Where I do think Cooler Master made a minor mistake was in including only one USB 3.0 port, but needing the full motherboard header to do it. At this point I'm wondering whether it might've made sense to simply eschew having the third front port and just include two USB 3.0 ports in the front of the case. Cooler Master also theoretically supports video cards like the NVIDIA GeForce GTX 690 and AMD Radeon HD 6990 inside the Elite 120, but unfortunately I don't have either of these 300+ watt behemoths on hand and honestly, I think that'd really be pushing your luck with this case.

In and Around the Cooler Master Elite 120 Advanced
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  • IlllI - Thursday, July 26, 2012 - link

    this thing is hideous!
    Reply
  • dave1_nyc - Thursday, July 26, 2012 - link

    Maybe it just doesn't photograph well, and of course beauty is in the eye....

    Maybe it just doesn't photograph well.
    Reply
  • mlmangum - Thursday, July 26, 2012 - link

    Yikes, that thing is uggo... course everyone's entitled to their own opinion. I prefer the understated, stylish aesthetic of the FT03-Mini over this. Reply
  • GotThumbs - Thursday, July 26, 2012 - link

    Let be realistic here. It's a computer case and sells for $50.00. If your looking for a high-fashion computer case...then just pony up and pay more.

    What I find nice about this case is it seems it would be a good candidate for a home-server. It has the capacity to hold four drives (No need for Optical drive) and takes a standard PS.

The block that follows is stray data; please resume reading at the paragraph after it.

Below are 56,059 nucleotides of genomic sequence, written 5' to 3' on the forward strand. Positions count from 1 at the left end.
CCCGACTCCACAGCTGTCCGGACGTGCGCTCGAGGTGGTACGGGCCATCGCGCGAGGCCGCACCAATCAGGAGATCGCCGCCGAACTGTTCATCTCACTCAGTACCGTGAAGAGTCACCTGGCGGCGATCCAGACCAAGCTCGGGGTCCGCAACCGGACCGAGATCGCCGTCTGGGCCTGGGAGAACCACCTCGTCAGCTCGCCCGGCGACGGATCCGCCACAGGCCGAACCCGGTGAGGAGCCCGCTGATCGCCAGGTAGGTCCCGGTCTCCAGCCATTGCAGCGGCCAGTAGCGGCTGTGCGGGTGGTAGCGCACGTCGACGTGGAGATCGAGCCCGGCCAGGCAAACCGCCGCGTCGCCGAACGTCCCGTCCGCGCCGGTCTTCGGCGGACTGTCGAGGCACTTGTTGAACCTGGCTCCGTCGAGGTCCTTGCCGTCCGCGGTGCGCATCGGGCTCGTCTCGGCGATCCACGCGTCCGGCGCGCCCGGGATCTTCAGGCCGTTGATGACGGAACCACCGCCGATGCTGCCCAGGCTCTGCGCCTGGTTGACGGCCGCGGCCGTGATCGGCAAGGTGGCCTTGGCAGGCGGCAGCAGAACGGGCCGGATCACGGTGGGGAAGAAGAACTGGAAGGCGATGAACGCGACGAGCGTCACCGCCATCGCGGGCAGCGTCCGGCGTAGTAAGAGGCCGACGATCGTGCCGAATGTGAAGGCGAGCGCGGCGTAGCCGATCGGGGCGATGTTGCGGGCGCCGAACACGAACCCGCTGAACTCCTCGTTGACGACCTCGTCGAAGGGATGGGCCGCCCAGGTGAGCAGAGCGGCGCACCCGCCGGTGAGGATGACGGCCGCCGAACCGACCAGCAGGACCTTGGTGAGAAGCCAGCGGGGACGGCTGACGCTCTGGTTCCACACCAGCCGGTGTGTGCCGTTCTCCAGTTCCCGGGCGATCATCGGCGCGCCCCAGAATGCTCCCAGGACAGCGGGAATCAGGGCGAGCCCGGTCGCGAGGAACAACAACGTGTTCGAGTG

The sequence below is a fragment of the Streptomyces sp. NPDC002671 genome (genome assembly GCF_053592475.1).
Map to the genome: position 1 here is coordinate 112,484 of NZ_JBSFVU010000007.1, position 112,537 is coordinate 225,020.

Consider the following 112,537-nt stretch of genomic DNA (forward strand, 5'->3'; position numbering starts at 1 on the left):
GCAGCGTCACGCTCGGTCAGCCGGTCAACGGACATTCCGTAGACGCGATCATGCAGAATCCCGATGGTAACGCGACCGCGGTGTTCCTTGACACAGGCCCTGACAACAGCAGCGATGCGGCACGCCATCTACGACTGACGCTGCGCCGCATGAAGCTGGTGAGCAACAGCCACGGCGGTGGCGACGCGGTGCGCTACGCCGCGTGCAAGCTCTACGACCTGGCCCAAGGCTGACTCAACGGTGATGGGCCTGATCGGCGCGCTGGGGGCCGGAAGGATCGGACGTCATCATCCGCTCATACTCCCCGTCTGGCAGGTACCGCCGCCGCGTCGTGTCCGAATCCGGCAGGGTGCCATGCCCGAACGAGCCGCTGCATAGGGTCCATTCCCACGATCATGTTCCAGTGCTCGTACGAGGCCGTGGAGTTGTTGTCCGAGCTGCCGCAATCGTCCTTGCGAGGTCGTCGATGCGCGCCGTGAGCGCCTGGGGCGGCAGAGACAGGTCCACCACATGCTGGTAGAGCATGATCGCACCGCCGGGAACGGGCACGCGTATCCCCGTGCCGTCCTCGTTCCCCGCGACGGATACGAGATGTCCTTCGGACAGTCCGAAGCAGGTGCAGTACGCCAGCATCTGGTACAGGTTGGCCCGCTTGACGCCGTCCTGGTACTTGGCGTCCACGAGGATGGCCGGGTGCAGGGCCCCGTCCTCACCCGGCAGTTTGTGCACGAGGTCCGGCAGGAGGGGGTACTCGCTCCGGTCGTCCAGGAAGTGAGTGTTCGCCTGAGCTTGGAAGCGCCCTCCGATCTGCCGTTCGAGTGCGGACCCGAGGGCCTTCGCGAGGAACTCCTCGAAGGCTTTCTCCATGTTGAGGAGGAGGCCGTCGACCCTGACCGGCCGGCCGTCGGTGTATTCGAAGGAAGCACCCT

The only weakness I see is the thermals. An easy fix for anyone who has a dremal and decent fan/grill combo handy. Children (includes IIIII), ask your mother first before attempting.

    I modded an APEX MI-008 to hold four 3.5 drives (hang like four slices of bread in a toaster) and added a quiet 80mm fan that gently blows on the drives. Zero heat issues and its been running 24/7 for a couple of years now. This case would have been a breeze to setup with the same hardware.

    I'll keep this in mind as I'm thinking of using an AMD APU Itx system to replace my current Atom based MB.

    Good review, but the photos could due with being a bit sharper. Next time.

    Best wishes.
    Reply
  • Scannall - Thursday, July 26, 2012 - link

    But I'm sure it has a nice personality... Reply
  • mgl888 - Thursday, July 26, 2012 - link

    Really? I don't think it looks bad at all. Nothing flashy but definitely not hideous. Looks rather clean IMO Reply
  • n13L5 - Sunday, August 26, 2012 - link

    true...

    and a blatant SG05 ripoff to boot

    both are kinda cheaply made.
    Reply
  • davos555 - Thursday, July 26, 2012 - link

    Just wondering if anyone has released any ITX Z77 boards -I think Asus has one P8Z77-I Deluxe. It's a bit too pricey thought, I don't need all the features (wifi etc). Are manufacturers planning to release more? Im in the UK, so if anyone has any localised info...

    I dont really want to go along the H77 route as I believe these don't offer multiplier overclocking.
    Reply
  • Menty - Thursday, July 26, 2012 - link

    Yeah, there's the Asus one and an ASRock Z77E-ITX that I'm aware of, as well as a handful of older Zotac Z68 boards. Quite spotty availability in the UK, but you can find them somewhere usually :). Reply
  • Brenex - Thursday, July 26, 2012 - link

    There is a Zotac Z77 itx board out on their site. Just got one in. Reply